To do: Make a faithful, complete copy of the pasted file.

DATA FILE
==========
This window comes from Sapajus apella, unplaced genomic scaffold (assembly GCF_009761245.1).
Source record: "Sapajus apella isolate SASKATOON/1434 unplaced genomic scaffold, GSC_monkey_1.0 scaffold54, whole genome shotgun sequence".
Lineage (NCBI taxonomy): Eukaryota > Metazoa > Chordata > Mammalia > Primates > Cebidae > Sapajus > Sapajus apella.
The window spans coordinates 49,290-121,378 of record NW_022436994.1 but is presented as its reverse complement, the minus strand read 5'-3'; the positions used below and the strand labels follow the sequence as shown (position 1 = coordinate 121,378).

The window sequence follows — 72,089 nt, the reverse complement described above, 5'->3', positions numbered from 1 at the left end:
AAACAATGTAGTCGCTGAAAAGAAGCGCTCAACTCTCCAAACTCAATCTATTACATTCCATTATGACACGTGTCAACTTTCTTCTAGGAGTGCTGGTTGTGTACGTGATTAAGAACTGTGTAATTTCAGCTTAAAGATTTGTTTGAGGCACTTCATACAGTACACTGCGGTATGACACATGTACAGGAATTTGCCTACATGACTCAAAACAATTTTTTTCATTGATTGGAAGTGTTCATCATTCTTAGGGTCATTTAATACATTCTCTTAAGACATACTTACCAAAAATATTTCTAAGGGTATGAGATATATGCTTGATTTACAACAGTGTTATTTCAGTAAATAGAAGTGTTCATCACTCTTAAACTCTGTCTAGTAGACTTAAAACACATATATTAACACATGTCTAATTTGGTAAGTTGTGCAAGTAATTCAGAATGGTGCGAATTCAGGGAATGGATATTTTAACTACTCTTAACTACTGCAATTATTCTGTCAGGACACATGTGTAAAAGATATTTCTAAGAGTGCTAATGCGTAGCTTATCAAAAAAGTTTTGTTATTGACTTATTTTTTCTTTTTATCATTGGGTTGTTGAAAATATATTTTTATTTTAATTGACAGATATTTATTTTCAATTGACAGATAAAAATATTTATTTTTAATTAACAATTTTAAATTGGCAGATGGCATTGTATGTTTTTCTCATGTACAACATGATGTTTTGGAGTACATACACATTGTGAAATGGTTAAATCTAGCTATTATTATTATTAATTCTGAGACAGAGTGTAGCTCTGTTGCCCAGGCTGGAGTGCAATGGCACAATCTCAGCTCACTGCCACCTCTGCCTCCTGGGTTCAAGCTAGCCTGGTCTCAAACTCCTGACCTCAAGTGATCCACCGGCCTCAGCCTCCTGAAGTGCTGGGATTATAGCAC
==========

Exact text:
This window comes from Sapajus apella, unplaced genomic scaffold (assembly GCF_009761245.1).
Source record: "Sapajus apella isolate SASKATOON/1434 unplaced genomic scaffold, GSC_monkey_1.0 scaffold54, whole genome shotgun sequence".
Lineage (NCBI taxonomy): Eukaryota > Metazoa > Chordata > Mammalia > Primates > Cebidae > Sapajus > Sapajus apella.
The window spans coordinates 49,290-121,378 of record NW_022436994.1 but is presented as its reverse complement, the minus strand read 5'-3'; the positions used below and the strand labels follow the sequence as shown (position 1 = coordinate 121,378).

The window sequence follows — 72,089 nt, the reverse complement described above, 5'->3', positions numbered from 1 at the left end:
AAACAATGTAGTCGCTGAAAAGAAGCGCTCAACTCTCCAAACTCAATCTATTACATTCCATTATGACACGTGTCAACTTTCTTCTAGGAGTGCTGGTTGTGTACGTGATTAAGAACTGTGTAATTTCAGCTTAAAGATTTGTTTGAGGCACTTCATACAGTACACTGCGGTATGACACATGTACAGGAATTTGCCTACATGACTCAAAACAATTTTTTTCATTGATTGGAAGTGTTCATCATTCTTAGGGTCATTTAATACATTCTCTTAAGACATACTTACCAAAAATATTTCTAAGGGTATGAGATATATGCTTGATTTACAACAGTGTTATTTCAGTAAATAGAAGTGTTCATCACTCTTAAACTCTGTCTAGTAGACTTAAAACACATATATTAACACATGTCTAATTTGGTAAGTTGTGCAAGTAATTCAGAATGGTGCGAATTCAGGGAATGGATATTTTAACTACTCTTAACTACTGCAATTATTCTGTCAGGACACATGTGTAAAAGATATTTCTAAGAGTGCTAATGCGTAGCTTATCAAAAAAGTTTTGTTATTGACTTATTTTTTCTTTTTATCATTGGGTTGTTGAAAATATATTTTTATTTTAATTGACAGATATTTATTTTCAATTGACAGATAAAAATATTTATTTTTAATTAACAATTTTAAATTGGCAGATGGCATTGTATGTTTTTCTCATGTACAACATGATGTTTTGGAGTACATACACATTGTGAAATGGTTAAATCTAGCTATTATTATTATTAATTCTGAGACAGAGTGTAGCTCTGTTGCCCAGGCTGGAGTGCAATGGCACAATCTCAGCTCACTGCCACCTCTGCCTCCTGGGTTCAAGCTAGCCTGGTCTCAAACTCCTGACCTCAAGTGATCCACCGGCCTCAGCCTCCTGAAGTGCTGGGATTATAGCAC